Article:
The Velvet Revolution in Armenia emerged amidst these global events. Processes in Armenia are of course shaped by the country’s unique history, socio-cultural factors, and political dynamics, however, no country exists in a vacuum. As such, we consider it useful to review the experience of other post-revolutionary contexts to analyse the changing dynamics of state – civil society relations and the prospects for democratisation, civic activism, and participation in the aftermath of revolutions. This comparative review will allow us to consider the risks facing civil society in Armenia and to provide some recommendations for the future.

 

Prospects for Pluralism

Various scholars have argued that there tends to be a weakening of civil society in post-revolutionary contexts. Hence, whether we consider the fall of the apartheid[2] regime in South Africa in 1994 or the 2000 Serbian revolution, the 2003 Rose Revolution in Georgia (Broers 2005, Muskhelishvili and Jorjoliani 2009, Grodsky 2012), and the 2004 Orange Revolution in Ukraine (Laverty 2008, Lutsevych 2013), there are similar patterns of development (Broers 2005, Danković and Pickering 2017, Grodsky 2012, Laverty 2008, Leonard 2014, Lutsevych 2013, Muskhelishvili and Jorjoliani 2009).

 On the one hand, this weakening of civil society in post-revolutionary contexts is due to ‘diminished pluralism’ (Laverty 2008) in which there is less array of opposition actors. On the other hand, scholars point to the state capture of civil society (or what some call the civil society capture of the state) in which the growing alliance between ‘political and civil society’ can result in ‘a weakening of [civic] institutions capable of holding government accountable’ (Broers 2005: 347).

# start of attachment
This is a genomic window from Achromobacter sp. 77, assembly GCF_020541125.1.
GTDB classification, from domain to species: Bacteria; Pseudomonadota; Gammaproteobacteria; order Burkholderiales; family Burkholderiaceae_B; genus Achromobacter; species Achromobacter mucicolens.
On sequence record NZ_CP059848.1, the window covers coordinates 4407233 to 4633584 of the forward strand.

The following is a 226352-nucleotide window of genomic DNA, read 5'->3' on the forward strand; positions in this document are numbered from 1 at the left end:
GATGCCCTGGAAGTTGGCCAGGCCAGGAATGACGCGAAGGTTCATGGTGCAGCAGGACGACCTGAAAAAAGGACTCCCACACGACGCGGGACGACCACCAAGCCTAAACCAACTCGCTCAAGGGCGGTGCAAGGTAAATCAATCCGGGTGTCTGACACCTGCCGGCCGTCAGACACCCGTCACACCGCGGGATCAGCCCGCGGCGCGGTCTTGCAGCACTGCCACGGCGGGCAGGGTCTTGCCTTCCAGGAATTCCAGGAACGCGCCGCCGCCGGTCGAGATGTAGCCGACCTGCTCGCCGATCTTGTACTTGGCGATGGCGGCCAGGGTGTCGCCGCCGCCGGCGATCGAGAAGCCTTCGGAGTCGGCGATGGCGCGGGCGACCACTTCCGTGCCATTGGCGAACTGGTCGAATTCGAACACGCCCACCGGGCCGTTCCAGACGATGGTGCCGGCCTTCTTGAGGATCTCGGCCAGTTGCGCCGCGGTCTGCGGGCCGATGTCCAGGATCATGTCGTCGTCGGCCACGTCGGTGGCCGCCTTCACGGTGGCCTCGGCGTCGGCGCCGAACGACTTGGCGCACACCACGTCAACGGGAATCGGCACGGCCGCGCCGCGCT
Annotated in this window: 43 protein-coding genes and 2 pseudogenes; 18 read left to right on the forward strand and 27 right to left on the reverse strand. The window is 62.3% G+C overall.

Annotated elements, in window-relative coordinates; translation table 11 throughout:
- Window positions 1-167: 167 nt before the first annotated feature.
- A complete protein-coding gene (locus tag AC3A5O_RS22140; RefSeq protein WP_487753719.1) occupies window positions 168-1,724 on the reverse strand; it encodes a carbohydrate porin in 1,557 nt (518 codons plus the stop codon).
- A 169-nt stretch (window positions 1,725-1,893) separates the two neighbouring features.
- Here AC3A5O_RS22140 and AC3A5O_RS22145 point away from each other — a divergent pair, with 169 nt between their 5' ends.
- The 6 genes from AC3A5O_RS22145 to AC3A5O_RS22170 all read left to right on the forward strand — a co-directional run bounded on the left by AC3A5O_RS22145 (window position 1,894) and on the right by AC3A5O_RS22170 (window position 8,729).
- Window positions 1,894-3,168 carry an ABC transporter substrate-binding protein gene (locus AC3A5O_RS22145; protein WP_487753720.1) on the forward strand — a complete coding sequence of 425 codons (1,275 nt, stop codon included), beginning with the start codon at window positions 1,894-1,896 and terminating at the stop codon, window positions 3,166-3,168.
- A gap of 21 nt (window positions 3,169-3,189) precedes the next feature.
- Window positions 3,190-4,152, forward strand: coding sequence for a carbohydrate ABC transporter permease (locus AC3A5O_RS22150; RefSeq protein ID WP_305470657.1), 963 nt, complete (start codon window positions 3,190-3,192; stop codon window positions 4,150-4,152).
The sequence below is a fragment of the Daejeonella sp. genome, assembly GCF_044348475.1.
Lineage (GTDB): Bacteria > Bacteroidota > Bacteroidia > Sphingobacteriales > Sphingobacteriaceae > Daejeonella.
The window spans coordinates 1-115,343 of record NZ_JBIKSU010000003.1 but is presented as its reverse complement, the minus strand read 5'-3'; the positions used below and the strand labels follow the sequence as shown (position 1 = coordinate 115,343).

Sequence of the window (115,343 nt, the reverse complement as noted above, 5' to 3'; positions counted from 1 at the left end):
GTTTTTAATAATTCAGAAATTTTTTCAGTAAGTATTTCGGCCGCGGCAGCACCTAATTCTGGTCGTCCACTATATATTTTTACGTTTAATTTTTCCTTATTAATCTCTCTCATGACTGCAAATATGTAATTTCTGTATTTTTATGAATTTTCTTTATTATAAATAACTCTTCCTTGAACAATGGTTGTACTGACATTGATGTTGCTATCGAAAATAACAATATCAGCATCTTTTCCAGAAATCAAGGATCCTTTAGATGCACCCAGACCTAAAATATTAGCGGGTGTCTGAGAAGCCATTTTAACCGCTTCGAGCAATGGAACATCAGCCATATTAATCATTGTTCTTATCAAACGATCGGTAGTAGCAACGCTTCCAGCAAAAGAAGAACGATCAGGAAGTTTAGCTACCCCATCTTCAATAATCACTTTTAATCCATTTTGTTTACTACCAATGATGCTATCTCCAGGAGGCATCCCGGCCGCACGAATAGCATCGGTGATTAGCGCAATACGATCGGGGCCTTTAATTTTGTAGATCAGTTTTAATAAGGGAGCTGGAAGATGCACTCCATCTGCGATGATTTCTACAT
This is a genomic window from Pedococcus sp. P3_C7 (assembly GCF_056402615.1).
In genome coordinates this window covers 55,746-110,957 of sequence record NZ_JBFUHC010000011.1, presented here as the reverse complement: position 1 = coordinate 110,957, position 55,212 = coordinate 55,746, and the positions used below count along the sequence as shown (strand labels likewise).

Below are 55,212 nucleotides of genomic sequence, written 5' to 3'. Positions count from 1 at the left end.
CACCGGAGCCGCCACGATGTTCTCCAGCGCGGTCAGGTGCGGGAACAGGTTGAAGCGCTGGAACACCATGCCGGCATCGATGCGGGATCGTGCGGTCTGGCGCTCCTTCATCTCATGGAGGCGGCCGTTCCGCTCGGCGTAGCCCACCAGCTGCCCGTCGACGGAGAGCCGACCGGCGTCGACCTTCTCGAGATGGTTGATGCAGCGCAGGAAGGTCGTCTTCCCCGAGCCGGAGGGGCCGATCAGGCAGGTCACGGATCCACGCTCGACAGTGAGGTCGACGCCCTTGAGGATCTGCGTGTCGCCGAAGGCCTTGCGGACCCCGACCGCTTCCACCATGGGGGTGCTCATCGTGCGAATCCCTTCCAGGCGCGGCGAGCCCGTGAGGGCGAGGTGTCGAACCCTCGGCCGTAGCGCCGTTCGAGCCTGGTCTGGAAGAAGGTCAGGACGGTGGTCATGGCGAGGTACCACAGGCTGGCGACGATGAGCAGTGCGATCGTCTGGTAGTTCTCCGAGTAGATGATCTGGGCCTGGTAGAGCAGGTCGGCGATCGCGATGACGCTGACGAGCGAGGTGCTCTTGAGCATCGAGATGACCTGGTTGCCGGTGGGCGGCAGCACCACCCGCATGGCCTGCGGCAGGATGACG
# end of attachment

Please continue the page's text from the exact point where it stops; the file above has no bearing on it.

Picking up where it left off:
Although there can be some potential benefits for civil society actors from greater inclusion in and access to government, there is also danger of becoming too close for comfort. For instance, those civil society actors who entered government in Georgia after the Rose Revolution found that they had to ‘…deal with new constituencies and adopt new objectives’ and ‘prioritise institutional objectives’ which in turn created tension between the new government representatives and their former organisations, with some of the former civic activists who entered government stating that they felt ‘betrayed’ by former colleagues (Grodsky 2012: 1702).
Since May 2018, many civil society activists have taken up posts in the new government led by Prime Minister Nikol Pashinyan. Many others, have now joined political parties, such as the Pashinyan’s Civil Contract party, or the Citizen’s Decision Social Democratic Party and following the December 9, 2018 parliamentary elections, many have now been elected to serve in the National Assembly. Some believe that these civic activists turned politicians can influence government policy from the inside. Others are more wary and fear that this influx of civic actors into state institutions and government may, as in the experiences of other post-revolutionary contexts discussed earlier, actually lead to co-option of civil society by the state and diminished ability of civil society to advocate and to hold government to account.